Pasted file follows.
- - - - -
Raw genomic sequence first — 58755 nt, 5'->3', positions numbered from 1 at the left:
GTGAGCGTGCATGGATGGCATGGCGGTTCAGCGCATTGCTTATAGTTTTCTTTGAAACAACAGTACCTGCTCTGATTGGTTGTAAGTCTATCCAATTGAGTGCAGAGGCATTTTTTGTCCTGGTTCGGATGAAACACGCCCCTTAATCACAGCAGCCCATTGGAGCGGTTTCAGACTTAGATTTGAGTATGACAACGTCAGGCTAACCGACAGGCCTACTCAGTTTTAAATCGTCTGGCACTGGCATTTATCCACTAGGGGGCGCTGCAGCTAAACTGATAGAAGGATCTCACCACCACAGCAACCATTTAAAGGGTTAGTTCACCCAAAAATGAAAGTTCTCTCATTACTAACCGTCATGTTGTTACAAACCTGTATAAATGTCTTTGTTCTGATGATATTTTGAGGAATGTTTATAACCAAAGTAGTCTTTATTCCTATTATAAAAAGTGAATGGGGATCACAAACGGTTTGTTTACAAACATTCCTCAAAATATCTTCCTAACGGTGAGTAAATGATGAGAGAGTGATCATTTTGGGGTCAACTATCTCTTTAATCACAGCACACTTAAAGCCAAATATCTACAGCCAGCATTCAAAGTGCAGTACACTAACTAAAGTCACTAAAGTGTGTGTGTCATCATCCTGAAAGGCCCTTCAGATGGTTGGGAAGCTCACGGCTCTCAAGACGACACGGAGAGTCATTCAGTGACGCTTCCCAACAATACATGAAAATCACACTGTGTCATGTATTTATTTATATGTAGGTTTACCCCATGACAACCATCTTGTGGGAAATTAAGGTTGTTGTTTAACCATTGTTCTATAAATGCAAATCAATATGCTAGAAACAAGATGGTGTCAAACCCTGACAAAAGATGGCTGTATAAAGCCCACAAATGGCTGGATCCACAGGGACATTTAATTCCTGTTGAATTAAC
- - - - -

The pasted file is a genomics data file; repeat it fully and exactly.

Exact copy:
Raw genomic sequence first — 58755 nt, 5'->3', positions numbered from 1 at the left:
GTGAGCGTGCATGGATGGCATGGCGGTTCAGCGCATTGCTTATAGTTTTCTTTGAAACAACAGTACCTGCTCTGATTGGTTGTAAGTCTATCCAATTGAGTGCAGAGGCATTTTTTGTCCTGGTTCGGATGAAACACGCCCCTTAATCACAGCAGCCCATTGGAGCGGTTTCAGACTTAGATTTGAGTATGACAACGTCAGGCTAACCGACAGGCCTACTCAGTTTTAAATCGTCTGGCACTGGCATTTATCCACTAGGGGGCGCTGCAGCTAAACTGATAGAAGGATCTCACCACCACAGCAACCATTTAAAGGGTTAGTTCACCCAAAAATGAAAGTTCTCTCATTACTAACCGTCATGTTGTTACAAACCTGTATAAATGTCTTTGTTCTGATGATATTTTGAGGAATGTTTATAACCAAAGTAGTCTTTATTCCTATTATAAAAAGTGAATGGGGATCACAAACGGTTTGTTTACAAACATTCCTCAAAATATCTTCCTAACGGTGAGTAAATGATGAGAGAGTGATCATTTTGGGGTCAACTATCTCTTTAATCACAGCACACTTAAAGCCAAATATCTACAGCCAGCATTCAAAGTGCAGTACACTAACTAAAGTCACTAAAGTGTGTGTGTCATCATCCTGAAAGGCCCTTCAGATGGTTGGGAAGCTCACGGCTCTCAAGACGACACGGAGAGTCATTCAGTGACGCTTCCCAACAATACATGAAAATCACACTGTGTCATGTATTTATTTATATGTAGGTTTACCCCATGACAACCATCTTGTGGGAAATTAAGGTTGTTGTTTAACCATTGTTCTATAAATGCAAATCAATATGCTAGAAACAAGATGGTGTCAAACCCTGACAAAAGATGGCTGTATAAAGCCCACAAATGGCTGGATCCACAGGGACATTTAATTCCTGTTGAATTAAC